How a retired F-16 pilot gave the Camaro ZL1 its aerodynamic grip

Watch how retired F-16 pilot Tom Frolin, the lead development engineer for aerodynamics for General Motors, used computational fluid dynamics and over 100 hours in two different wind tunnels to develop the aerodynamics of the Chevy Camaro ZL1.

GM engineers claim that the new super-muscle car from the bowtie-badged-brand will be the first performance car the General's ever built that will have either zero — neutral — or negative, downforce-producing, lift.


This quick video produced by Chevy's marketing team gives a quick look at how they're trying to do it. We'll find out how well they were able to do it when we drive the car ourselves, thank you very much.

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What surprised me was how little attention was paid to the underside of the car. Near the end of the video, he mentions the "belly pan", but that's about the only mention of the flow under the car. In F1, that's critical. Ride height varies (springs compress on banked turns), and the narrower the gap between the belly pan and the road, typically the more suction (higher velocity and Bernoulli's law). A big part is that he's doing most of his testing at 68 mph (110kph). The undercar aerodynamics are more critical at twice that speed.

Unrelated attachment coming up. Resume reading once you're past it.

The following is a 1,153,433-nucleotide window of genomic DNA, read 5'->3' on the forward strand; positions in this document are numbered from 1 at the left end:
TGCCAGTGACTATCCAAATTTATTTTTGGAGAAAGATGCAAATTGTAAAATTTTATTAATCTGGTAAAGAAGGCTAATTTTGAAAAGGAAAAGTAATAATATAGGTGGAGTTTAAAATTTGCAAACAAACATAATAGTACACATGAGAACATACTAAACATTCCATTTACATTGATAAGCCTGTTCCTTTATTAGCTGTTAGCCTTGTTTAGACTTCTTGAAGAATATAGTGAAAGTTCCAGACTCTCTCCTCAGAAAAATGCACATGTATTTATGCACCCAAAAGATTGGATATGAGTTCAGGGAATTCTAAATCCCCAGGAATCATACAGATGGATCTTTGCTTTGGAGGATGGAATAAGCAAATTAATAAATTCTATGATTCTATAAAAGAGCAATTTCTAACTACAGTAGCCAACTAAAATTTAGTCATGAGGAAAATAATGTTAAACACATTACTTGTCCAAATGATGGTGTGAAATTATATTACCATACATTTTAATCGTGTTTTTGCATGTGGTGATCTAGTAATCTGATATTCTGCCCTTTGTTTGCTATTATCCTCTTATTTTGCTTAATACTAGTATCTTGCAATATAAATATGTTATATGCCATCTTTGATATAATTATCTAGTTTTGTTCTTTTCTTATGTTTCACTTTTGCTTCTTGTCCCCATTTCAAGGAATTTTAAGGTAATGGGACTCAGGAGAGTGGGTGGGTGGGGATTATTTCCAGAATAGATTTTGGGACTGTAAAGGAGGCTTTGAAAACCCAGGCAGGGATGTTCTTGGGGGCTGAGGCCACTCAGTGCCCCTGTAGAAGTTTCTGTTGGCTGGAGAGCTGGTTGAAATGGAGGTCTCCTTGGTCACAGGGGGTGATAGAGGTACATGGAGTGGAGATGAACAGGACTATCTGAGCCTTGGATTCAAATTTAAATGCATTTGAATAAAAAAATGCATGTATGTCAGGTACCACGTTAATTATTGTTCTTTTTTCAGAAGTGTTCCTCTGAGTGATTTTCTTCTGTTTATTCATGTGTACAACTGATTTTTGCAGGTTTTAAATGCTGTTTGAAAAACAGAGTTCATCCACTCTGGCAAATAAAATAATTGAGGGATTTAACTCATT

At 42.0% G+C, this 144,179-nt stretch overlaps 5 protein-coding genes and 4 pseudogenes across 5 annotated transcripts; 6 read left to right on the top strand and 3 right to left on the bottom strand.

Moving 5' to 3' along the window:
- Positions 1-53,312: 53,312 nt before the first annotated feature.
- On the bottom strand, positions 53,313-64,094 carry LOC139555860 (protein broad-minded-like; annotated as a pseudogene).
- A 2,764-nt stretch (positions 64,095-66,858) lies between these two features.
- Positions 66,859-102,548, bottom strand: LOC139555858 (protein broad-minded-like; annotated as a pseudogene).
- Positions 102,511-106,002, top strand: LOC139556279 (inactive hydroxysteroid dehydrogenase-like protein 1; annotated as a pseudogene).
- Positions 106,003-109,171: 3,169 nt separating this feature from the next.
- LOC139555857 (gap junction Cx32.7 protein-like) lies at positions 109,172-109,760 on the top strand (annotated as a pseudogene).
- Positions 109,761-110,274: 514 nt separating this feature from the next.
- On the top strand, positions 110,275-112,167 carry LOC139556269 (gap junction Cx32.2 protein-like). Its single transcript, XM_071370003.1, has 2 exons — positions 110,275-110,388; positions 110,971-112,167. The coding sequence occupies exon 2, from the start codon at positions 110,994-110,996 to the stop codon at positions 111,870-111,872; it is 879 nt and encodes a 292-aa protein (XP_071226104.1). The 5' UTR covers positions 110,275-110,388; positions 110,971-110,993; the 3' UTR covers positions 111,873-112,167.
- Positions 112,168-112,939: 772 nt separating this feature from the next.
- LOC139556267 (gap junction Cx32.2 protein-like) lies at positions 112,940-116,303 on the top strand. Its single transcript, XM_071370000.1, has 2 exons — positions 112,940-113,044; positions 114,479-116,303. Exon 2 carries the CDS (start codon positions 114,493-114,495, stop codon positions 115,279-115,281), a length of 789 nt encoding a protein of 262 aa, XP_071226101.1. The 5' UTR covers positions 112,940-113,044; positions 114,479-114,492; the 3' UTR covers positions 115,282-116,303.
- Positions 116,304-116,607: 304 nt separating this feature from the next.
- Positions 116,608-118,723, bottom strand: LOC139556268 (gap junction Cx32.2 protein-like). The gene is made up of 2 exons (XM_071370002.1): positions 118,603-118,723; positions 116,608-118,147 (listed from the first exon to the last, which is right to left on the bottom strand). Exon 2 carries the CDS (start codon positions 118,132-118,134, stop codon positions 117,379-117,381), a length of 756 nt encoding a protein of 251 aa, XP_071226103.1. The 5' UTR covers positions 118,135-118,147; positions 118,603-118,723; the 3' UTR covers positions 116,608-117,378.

So, it's a good first step for GM.